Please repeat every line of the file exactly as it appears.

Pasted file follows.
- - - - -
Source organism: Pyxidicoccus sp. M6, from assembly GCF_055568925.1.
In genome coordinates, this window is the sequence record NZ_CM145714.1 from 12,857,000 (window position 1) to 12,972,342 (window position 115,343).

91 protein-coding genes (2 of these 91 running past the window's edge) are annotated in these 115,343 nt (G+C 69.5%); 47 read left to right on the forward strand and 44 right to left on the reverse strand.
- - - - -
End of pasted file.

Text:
Source organism: Pyxidicoccus sp. M6, from assembly GCF_055568925.1.
In genome coordinates, this window is the sequence record NZ_CM145714.1 from 12,857,000 (window position 1) to 12,972,342 (window position 115,343).

91 protein-coding genes (2 of these 91 running past the window's edge) are annotated in these 115,343 nt (G+C 69.5%); 47 read left to right on the forward strand and 44 right to left on the reverse strand.